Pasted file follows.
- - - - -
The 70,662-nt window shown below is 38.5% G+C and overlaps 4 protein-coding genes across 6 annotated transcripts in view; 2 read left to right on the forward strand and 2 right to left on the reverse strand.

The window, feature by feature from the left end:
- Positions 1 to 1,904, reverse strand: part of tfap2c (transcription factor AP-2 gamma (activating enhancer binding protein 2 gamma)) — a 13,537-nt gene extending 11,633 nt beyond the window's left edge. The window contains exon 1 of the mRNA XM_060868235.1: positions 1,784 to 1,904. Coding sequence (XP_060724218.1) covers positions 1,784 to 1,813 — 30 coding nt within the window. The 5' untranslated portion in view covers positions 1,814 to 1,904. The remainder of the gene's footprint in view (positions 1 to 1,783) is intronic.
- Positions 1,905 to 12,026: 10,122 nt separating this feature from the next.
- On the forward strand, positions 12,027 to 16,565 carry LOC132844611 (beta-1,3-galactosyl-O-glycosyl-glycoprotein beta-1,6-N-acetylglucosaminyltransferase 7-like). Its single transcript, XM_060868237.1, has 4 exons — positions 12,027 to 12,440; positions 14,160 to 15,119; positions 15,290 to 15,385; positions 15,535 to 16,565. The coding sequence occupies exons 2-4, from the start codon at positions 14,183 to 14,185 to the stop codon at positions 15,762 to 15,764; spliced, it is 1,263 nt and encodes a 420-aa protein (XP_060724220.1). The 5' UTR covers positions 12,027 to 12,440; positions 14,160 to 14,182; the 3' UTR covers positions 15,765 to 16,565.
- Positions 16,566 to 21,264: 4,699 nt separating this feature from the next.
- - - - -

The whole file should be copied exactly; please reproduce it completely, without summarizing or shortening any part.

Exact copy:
The 70,662-nt window shown below is 38.5% G+C and overlaps 4 protein-coding genes across 6 annotated transcripts in view; 2 read left to right on the forward strand and 2 right to left on the reverse strand.

The window, feature by feature from the left end:
- Positions 1 to 1,904, reverse strand: part of tfap2c (transcription factor AP-2 gamma (activating enhancer binding protein 2 gamma)) — a 13,537-nt gene extending 11,633 nt beyond the window's left edge. The window contains exon 1 of the mRNA XM_060868235.1: positions 1,784 to 1,904. Coding sequence (XP_060724218.1) covers positions 1,784 to 1,813 — 30 coding nt within the window. The 5' untranslated portion in view covers positions 1,814 to 1,904. The remainder of the gene's footprint in view (positions 1 to 1,783) is intronic.
- Positions 1,905 to 12,026: 10,122 nt separating this feature from the next.
- On the forward strand, positions 12,027 to 16,565 carry LOC132844611 (beta-1,3-galactosyl-O-glycosyl-glycoprotein beta-1,6-N-acetylglucosaminyltransferase 7-like). Its single transcript, XM_060868237.1, has 4 exons — positions 12,027 to 12,440; positions 14,160 to 15,119; positions 15,290 to 15,385; positions 15,535 to 16,565. The coding sequence occupies exons 2-4, from the start codon at positions 14,183 to 14,185 to the stop codon at positions 15,762 to 15,764; spliced, it is 1,263 nt and encodes a 420-aa protein (XP_060724220.1). The 5' UTR covers positions 12,027 to 12,440; positions 14,160 to 14,182; the 3' UTR covers positions 15,765 to 16,565.
- Positions 16,566 to 21,264: 4,699 nt separating this feature from the next.